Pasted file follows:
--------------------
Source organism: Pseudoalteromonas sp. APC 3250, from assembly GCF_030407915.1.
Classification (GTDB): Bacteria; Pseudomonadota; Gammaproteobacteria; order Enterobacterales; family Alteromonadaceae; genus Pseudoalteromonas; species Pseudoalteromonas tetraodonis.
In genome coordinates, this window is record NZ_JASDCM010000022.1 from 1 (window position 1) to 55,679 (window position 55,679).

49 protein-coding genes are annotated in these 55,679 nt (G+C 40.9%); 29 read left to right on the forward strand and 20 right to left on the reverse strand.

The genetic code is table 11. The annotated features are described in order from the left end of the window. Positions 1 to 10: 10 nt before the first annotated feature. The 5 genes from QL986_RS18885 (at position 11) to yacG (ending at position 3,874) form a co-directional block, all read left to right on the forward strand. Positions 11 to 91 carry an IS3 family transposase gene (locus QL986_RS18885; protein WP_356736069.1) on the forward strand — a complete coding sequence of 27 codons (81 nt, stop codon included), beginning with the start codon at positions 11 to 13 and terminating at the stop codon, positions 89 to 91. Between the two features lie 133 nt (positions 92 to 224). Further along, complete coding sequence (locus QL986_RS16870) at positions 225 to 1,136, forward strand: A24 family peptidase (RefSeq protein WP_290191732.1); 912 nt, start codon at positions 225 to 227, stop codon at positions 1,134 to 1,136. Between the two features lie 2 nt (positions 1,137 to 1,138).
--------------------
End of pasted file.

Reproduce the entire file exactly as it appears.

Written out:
Source organism: Pseudoalteromonas sp. APC 3250, from assembly GCF_030407915.1.
Classification (GTDB): Bacteria; Pseudomonadota; Gammaproteobacteria; order Enterobacterales; family Alteromonadaceae; genus Pseudoalteromonas; species Pseudoalteromonas tetraodonis.
In genome coordinates, this window is record NZ_JASDCM010000022.1 from 1 (window position 1) to 55,679 (window position 55,679).

49 protein-coding genes are annotated in these 55,679 nt (G+C 40.9%); 29 read left to right on the forward strand and 20 right to left on the reverse strand.

The genetic code is table 11. The annotated features are described in order from the left end of the window. Positions 1 to 10: 10 nt before the first annotated feature. The 5 genes from QL986_RS18885 (at position 11) to yacG (ending at position 3,874) form a co-directional block, all read left to right on the forward strand. Positions 11 to 91 carry an IS3 family transposase gene (locus QL986_RS18885; protein WP_356736069.1) on the forward strand — a complete coding sequence of 27 codons (81 nt, stop codon included), beginning with the start codon at positions 11 to 13 and terminating at the stop codon, positions 89 to 91. Between the two features lie 133 nt (positions 92 to 224). Further along, complete coding sequence (locus QL986_RS16870) at positions 225 to 1,136, forward strand: A24 family peptidase (RefSeq protein WP_290191732.1); 912 nt, start codon at positions 225 to 227, stop codon at positions 1,134 to 1,136. Between the two features lie 2 nt (positions 1,137 to 1,138).